Former Springbok prop Brian Mujati says he left South Africa because of the quota system.
The Zimbabwean played 12 Tests for the Springboks in 2008 (including just two starts) before joining the Northampton Saints in 2009. He has played 74 matches for the English club and recently signed for Racing Métro, who he will join next season.
In a wide-ranging interview with the Daily Mail, Mujati said he realised he was only being picked for the Boks because he was black.
‘We played against Scotland, Bismarck du Plessis got injured in the first minute and I played the rest of the match,’ he said. ‘We won, then our last Test of the tour was against England. On the Monday, I came down to breakfast and found out they had flown in Jannie du Plessis from South Africa. I thought, “All right, he is here as cover”, but in training Jannie was doing all the drills, then they announced the team and Jannie was starting. I felt really let down.
‘South Africa pick guys because of their race, because they’ve got to have two or three black guys in the squad. It became clear I was one of those selections. I called my agent and said I wanted to leave.’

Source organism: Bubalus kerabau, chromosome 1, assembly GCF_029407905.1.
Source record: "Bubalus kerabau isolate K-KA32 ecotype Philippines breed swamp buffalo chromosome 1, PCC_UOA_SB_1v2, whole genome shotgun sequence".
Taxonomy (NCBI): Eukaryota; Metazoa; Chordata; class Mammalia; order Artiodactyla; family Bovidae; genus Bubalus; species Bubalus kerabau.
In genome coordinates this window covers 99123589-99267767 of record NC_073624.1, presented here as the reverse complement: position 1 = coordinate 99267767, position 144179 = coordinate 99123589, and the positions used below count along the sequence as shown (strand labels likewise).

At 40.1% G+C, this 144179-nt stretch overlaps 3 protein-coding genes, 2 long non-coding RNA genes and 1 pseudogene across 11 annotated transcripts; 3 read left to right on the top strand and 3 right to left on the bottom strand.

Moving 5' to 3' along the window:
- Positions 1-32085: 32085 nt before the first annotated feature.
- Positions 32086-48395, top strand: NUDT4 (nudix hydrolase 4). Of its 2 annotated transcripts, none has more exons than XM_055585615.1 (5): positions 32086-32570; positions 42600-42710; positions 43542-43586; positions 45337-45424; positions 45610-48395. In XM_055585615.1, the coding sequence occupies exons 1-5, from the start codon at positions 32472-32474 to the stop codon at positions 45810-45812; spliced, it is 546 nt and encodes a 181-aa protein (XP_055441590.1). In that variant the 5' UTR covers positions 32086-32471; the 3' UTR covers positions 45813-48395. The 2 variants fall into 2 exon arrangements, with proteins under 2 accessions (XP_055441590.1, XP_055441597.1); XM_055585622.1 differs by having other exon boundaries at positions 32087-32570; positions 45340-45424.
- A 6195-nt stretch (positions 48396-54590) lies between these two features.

Mujati also left South Africa because of the controversy surrounding his estranged father’s role in seizing land from white farmers in Zimbabwe.
‘The story broke in South Africa that my father had been involved in land-grabs and was using that to fund my career. A guy whose farm was taken by my father wrote about what happened. He had a son who played rugby.
‘In the week leading up to my first Test for the Springboks, he was saying that there were so many opportunities his son could have had if my father hadn’t taken his farm. I didn’t even know where my father was. I tried to let it blow over, but it escalated. So when I left South Africa I was relieved and thought that everyone would just leave me alone.
‘As time wore on, I realised that there was nothing I could do. I haven’t seen my dad in over a decade, but somehow he was supposed to have been funding me! I have stopped being angry about all that.’
Mujati excelled in England and admitted he wanted to prove the Springbok selectors wrong. He was offered a starting role for the 2011 World Cup, but couldn’t accept it because he didn’t have a South African passport and, despite input from government ministers and Saru’s best efforts, he was denied one.
‘For me, that was the end of the road with the Springboks. Mentally, I had to give up on it. But in a way, knowing that they wanted me back was enough.’
Photo: Gavin Barker/BackpagePix